Packet INternet Groper (Ping) allows you to quickly verify the connectivity of your Internet connection to our servers. Ping attempts to transmit a packet from your computer to a website on the network and listens for the response to ensure that it was correctly received. The most basic use of ping is simply the command PING and the destination IP address or host name.
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For example, you can open a command-line window and use this command:
- Start -> Run -> Type in cmd -> hit enter
- Hard Drive -> Applications -> Utilities -> Terminal
In the Terminal window, you can type in commands like this:
Or like this:
This sort of ping command will most often result in one of two responses. You will either see something like this (which is a good response):
72 bytes from 220.127.116.11 time = 12.2 ms 72 bytes from 18.104.22.168 time = 12.2 ms 72 bytes from 22.214.171.124 time = 12.2 ms 72 bytes from 126.96.36.199 time = 12.2 ms
Or you might see something like this (which is not a good response and indicates either your internet connection is having issues, or the server is not reachable):
Request timed out. Request timed out. Request timed out. Request timed out.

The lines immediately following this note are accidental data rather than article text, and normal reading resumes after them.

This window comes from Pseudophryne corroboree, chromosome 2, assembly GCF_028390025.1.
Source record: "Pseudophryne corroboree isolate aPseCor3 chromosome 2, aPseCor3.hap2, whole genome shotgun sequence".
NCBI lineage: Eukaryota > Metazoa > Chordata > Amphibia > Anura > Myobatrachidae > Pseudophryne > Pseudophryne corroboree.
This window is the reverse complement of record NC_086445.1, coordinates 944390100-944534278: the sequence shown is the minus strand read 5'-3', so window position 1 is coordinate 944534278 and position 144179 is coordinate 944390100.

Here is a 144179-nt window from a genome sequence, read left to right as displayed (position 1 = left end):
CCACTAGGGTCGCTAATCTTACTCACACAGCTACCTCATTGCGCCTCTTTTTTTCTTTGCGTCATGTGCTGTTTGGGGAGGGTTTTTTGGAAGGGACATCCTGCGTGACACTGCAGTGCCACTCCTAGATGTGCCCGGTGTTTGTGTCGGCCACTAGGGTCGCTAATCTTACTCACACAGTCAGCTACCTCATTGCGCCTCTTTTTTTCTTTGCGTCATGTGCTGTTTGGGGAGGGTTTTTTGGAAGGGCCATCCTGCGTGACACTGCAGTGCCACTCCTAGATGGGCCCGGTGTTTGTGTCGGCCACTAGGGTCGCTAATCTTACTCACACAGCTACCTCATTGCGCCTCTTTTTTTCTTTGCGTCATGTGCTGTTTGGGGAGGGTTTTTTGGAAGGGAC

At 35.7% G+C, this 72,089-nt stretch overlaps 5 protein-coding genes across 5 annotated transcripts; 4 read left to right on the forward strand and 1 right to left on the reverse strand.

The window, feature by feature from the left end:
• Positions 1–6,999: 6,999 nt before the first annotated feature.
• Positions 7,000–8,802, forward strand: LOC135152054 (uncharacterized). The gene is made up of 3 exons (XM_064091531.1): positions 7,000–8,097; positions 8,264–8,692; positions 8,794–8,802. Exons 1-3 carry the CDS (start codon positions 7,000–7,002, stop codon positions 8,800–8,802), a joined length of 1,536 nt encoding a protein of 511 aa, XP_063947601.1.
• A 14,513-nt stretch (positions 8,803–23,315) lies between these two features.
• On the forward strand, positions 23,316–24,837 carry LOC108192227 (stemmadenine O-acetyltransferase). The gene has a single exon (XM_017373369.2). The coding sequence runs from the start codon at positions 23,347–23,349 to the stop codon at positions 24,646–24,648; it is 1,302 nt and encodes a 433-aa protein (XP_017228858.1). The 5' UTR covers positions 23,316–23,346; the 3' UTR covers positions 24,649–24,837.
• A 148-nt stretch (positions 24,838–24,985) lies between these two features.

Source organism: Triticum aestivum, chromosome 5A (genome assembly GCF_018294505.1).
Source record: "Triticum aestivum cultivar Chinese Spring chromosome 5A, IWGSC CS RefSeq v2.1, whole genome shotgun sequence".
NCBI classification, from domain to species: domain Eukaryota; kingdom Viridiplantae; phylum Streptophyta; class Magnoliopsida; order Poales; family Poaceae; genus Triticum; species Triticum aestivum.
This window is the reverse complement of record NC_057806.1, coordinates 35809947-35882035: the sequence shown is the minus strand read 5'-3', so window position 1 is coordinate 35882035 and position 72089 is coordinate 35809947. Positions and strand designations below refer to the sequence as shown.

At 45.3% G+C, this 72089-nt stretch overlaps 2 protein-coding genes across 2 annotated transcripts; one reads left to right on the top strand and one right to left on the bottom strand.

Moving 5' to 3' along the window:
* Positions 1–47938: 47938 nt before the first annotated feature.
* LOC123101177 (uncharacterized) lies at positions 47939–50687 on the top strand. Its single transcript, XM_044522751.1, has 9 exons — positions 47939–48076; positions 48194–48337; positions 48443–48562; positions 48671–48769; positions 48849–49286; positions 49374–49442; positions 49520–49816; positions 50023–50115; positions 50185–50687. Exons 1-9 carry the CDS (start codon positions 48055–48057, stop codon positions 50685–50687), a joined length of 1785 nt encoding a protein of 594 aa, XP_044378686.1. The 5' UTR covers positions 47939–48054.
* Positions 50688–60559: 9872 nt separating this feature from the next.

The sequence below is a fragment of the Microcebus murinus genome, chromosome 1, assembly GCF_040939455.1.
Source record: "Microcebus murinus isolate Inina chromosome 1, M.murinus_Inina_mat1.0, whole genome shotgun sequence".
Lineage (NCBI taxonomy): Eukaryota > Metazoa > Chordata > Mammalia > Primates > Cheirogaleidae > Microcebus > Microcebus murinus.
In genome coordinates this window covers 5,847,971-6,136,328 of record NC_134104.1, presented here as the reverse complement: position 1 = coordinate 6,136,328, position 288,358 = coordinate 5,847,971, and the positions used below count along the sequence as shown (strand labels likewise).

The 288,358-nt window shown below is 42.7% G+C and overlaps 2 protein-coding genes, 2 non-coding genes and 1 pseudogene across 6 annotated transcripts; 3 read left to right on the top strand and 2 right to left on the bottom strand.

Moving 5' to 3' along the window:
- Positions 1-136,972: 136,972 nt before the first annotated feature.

The reason you will see multiple results is that the ping command will generally attempt to "ping" the destination four times. For example, you might see this:
Request timed out. 52 bytes from 188.8.131.52 time = 250 ms Request timed out. Request timed out.
In this case, ping did not locate the destination in a reasonable amount of time on the first attempt, succeeded on the second attempt, and it then failed on the last two attempts.
This should give you a basic understanding of the PING utility when troubleshooting a network. Try some of the tips given here to get started and hopefully you'll understand a bit more about how to locate the source of a network problem.
You can check connections to various parts of the Internet by pinging different websites (mediatemple.net, google.com, yahoo.com). Slower response times than normal can indicate that the path is congested or obstructed. A failed response indicates that a connection is broken somewhere.
Use the following ping failure messages to troubleshoot problems:
No reply from <destination>
Indicates that the destination routes are available but that there is a problem with the destination itself.
<destination> is unreachable
Indicates that your system does not know how to get to the destination. This message means either that routing information to a different subnetwork is unavailable or that a device on the same subnetwork is down.
ICMP host unreachable from gateway
Indicates that your system can transmit to the target address using a gateway, but that the gateway cannot forward the packet properly because a router or gateway is misconfigured at your ISP or at your location.